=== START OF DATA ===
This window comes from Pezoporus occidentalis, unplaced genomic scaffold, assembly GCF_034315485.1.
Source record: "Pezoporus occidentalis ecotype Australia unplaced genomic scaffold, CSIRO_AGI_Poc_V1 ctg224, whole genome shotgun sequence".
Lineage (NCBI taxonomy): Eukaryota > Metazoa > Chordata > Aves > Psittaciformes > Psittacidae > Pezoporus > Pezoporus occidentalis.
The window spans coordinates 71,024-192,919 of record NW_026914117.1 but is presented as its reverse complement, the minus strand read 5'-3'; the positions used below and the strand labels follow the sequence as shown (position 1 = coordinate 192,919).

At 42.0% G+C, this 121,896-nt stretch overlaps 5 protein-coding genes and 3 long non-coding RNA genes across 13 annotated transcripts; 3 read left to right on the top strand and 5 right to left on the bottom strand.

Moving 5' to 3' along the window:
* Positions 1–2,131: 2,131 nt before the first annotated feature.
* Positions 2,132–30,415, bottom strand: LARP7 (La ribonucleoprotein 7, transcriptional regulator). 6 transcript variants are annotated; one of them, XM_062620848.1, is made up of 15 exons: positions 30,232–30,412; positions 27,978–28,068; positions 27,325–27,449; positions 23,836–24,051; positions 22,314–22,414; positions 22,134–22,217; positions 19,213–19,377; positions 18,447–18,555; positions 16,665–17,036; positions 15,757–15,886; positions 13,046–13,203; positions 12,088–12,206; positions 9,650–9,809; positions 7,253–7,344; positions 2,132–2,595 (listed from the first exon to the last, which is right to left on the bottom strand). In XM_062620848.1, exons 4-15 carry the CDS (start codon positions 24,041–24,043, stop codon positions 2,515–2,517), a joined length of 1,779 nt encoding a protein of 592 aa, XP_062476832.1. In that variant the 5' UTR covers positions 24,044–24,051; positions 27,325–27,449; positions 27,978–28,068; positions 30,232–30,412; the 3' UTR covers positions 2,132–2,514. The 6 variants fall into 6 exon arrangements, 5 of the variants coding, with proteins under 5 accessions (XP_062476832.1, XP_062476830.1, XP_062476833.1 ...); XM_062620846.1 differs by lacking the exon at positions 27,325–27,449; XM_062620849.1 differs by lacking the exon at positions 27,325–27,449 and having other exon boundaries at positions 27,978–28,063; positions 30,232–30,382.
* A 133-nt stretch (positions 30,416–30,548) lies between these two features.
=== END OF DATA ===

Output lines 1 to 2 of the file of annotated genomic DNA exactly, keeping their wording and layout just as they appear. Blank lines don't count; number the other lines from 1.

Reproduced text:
This window comes from Pezoporus occidentalis, unplaced genomic scaffold, assembly GCF_034315485.1.
Source record: "Pezoporus occidentalis ecotype Australia unplaced genomic scaffold, CSIRO_AGI_Poc_V1 ctg224, whole genome shotgun sequence".